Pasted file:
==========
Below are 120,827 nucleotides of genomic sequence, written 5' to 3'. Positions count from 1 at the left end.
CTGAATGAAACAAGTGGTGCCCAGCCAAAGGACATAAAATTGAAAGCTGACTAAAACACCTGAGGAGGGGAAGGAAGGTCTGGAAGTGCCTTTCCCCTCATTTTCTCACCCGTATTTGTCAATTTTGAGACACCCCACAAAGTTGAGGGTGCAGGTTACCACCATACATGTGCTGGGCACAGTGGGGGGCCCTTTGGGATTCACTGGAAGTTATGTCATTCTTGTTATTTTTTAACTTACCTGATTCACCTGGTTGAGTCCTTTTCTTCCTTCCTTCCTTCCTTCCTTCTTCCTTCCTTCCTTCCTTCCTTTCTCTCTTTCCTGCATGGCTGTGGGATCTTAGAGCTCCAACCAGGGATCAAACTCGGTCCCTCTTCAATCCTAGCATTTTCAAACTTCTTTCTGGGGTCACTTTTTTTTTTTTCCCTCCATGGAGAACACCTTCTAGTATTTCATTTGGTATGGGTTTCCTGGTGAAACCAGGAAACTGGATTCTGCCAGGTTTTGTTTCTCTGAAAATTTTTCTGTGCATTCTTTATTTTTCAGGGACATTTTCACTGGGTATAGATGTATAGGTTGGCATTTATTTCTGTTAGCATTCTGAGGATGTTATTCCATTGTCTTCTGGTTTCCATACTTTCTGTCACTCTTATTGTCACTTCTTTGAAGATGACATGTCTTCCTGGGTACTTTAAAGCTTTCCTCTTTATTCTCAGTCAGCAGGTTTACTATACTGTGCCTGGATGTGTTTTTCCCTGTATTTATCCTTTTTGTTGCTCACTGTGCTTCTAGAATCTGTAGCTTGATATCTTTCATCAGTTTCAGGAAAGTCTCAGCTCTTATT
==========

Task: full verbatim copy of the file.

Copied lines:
Below are 120,827 nucleotides of genomic sequence, written 5' to 3'. Positions count from 1 at the left end.
CTGAATGAAACAAGTGGTGCCCAGCCAAAGGACATAAAATTGAAAGCTGACTAAAACACCTGAGGAGGGGAAGGAAGGTCTGGAAGTGCCTTTCCCCTCATTTTCTCACCCGTATTTGTCAATTTTGAGACACCCCACAAAGTTGAGGGTGCAGGTTACCACCATACATGTGCTGGGCACAGTGGGGGGCCCTTTGGGATTCACTGGAAGTTATGTCATTCTTGTTATTTTTTAACTTACCTGATTCACCTGGTTGAGTCCTTTTCTTCCTTCCTTCCTTCCTTCCTTCTTCCTTCCTTCCTTCCTTCCTTTCTCTCTTTCCTGCATGGCTGTGGGATCTTAGAGCTCCAACCAGGGATCAAACTCGGTCCCTCTTCAATCCTAGCATTTTCAAACTTCTTTCTGGGGTCACTTTTTTTTTTTTCCCTCCATGGAGAACACCTTCTAGTATTTCATTTGGTATGGGTTTCCTGGTGAAACCAGGAAACTGGATTCTGCCAGGTTTTGTTTCTCTGAAAATTTTTCTGTGCATTCTTTATTTTTCAGGGACATTTTCACTGGGTATAGATGTATAGGTTGGCATTTATTTCTGTTAGCATTCTGAGGATGTTATTCCATTGTCTTCTGGTTTCCATACTTTCTGTCACTCTTATTGTCACTTCTTTGAAGATGACATGTCTTCCTGGGTACTTTAAAGCTTTCCTCTTTATTCTCAGTCAGCAGGTTTACTATACTGTGCCTGGATGTGTTTTTCCCTGTATTTATCCTTTTTGTTGCTCACTGTGCTTCTAGAATCTGTAGCTTGATATCTTTCATCAGTTTCAGGAAAGTCTCAGCTCTTATT